The fee sunsets on June 30, 2018.

Money will be collected on just about every kind of court action you can think of. The judicial branch has the full list.


Source: http://minnlawyer.com/minnlawyerblog/2013/06/28/court-technology-fee-starts-monday/

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There’s A New Cop In Town – Facebook


Yes people waste an insane amount of time on Facebook (that is, unless they’re going here.) That said, every now and then something very useful comes from Facebook use. This was posted on the Martin County Sherrif’s Office Facebook page on June 17, 2013:

********URGENT BOLO ALERT******PLEASE SHARE******* The Martin County Sheriff’s Office is asking you to Be On the Look Out for 48-year old Timothy Moriarty of Stuart. Moriarty is wanted for aggravated battery with a deadly weapon. We have information that he is still in our area. The suspect was driving a blue 1996 Dodge van, Florida tag number AHP4G. Timothy Moriarty is said to be armed and dangerous. If you see him, call 9-1-1 immediately.

Lo and behold, the following day, this was posted:

Moments ago, 48-year old Timothy Moriarty was located and arrested by our SWAT Team, Uniform Patrol Deputies and K-9 Units who were led to Sandsprit Park by your tips. The Martin County Sheriff’s office would like to thank our Facebook followers who led MCSO to Sandsprit Park, shortly after our BOLO posting. Moriarty was awakened by our SWAT Team and taken into custody without incident.

Bam! You can see the posts, and photos of Mr. Moriarty, here.

Source: http://rss.justia.com/~r/LegalJuiceCom/~3/BFPcpXuPqvc/post_703.html

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Obama administration issues final rules on contraceptive coverage

[JURIST] The Obama administration [official website] on Friday issued final rules [text, PDF] requiring health insurance plans to provide women with contraceptive coverage without cost sharing. According to the rules, these final regulations seek to protect public health and guarantee women equal access to health care and are narrowly tailored so that certain organizations with religious objections do not have to “contract, arrange, pay or refer for such coverage.” An exempt organization must be organized and operate as a nonprofit…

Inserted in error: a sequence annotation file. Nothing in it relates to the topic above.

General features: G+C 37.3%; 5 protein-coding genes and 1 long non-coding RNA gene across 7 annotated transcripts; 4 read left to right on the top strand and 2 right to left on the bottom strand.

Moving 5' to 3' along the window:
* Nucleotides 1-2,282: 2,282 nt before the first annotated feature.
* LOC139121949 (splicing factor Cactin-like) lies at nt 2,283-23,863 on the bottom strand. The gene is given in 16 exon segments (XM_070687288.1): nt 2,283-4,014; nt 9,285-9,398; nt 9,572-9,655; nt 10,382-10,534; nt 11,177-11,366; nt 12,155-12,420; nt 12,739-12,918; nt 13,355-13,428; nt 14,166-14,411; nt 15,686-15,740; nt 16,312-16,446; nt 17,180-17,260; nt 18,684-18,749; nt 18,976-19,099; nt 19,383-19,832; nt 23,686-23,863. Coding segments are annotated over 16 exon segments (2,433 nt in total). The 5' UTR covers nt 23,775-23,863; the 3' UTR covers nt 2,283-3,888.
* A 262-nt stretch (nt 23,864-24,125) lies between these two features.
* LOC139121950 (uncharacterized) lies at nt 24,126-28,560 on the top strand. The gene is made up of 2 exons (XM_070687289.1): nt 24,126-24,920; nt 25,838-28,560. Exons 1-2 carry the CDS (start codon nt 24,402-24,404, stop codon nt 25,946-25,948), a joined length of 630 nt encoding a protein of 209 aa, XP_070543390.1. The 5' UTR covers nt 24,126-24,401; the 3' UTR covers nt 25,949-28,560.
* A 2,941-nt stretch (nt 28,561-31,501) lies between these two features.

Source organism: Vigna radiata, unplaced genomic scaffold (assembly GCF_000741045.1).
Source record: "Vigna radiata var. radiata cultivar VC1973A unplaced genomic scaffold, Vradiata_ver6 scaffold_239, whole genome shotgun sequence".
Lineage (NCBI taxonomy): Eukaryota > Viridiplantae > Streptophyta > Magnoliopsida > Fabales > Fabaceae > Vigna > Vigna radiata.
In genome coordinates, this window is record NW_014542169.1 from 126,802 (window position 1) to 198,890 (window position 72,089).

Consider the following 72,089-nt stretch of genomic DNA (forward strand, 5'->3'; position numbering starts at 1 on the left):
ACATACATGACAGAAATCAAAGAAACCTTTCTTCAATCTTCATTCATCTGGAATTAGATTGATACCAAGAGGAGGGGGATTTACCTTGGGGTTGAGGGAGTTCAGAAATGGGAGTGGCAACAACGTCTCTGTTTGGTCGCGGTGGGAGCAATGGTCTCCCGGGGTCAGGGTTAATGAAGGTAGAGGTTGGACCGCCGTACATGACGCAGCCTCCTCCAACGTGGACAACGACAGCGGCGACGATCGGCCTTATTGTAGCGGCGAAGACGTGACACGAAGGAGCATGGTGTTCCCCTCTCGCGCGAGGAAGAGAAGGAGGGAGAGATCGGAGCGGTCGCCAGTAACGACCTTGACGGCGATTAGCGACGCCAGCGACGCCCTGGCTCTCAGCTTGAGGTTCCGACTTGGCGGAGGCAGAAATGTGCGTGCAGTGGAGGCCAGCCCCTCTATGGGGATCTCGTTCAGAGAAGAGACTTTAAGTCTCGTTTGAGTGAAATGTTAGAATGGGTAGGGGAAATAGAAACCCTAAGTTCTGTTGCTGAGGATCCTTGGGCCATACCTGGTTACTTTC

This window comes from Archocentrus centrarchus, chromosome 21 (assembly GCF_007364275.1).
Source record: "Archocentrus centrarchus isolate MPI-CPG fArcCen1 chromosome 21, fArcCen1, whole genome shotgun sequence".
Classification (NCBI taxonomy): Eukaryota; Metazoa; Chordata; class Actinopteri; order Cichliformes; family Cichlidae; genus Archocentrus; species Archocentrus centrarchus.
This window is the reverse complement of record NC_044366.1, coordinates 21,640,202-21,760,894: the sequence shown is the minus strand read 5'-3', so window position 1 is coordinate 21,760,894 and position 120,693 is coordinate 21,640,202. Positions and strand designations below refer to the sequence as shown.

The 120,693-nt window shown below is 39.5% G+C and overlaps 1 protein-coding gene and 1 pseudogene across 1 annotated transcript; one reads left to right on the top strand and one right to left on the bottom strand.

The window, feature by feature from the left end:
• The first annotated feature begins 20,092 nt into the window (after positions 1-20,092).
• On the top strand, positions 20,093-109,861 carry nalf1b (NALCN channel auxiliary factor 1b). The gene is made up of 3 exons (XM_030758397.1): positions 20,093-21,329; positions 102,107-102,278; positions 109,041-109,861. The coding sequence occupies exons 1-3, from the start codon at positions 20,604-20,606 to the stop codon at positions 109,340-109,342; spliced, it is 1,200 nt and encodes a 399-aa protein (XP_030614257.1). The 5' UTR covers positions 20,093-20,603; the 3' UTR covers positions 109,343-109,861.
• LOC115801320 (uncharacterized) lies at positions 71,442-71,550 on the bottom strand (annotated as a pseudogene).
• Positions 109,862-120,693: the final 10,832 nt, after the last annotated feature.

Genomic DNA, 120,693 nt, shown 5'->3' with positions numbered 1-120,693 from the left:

Source: http://jurist.org/paperchase/2013/06/obama-administration-issues-final-rules-on-contraceptive-coverage.php

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An Update on Long-Term Disability

Long-term disability insurance can be a complex area of insurance law for lawyers and consumers. On this edition of Ringler Radio, host Larry Cohen joins colleague Tony Robinson and guest, Deborah M. Nelson, Partner at Nelson Boyd PLLC, to give us a refresher course on long-term disability insurance. Deborah discusses the difference between other types of insurance policies, the application process for disability benefits and some of the common questions individuals have when it comes to long-term disability policies, especially when it comes to the areas of traumatic brain injury and insurance litigation.
Visit Ringler Associates to contact a consultant in your area about structured settlements.

Source: http://ringlerradio.com/podcasts/ringler-radio/2013/06/an-update-on-long-term-disability/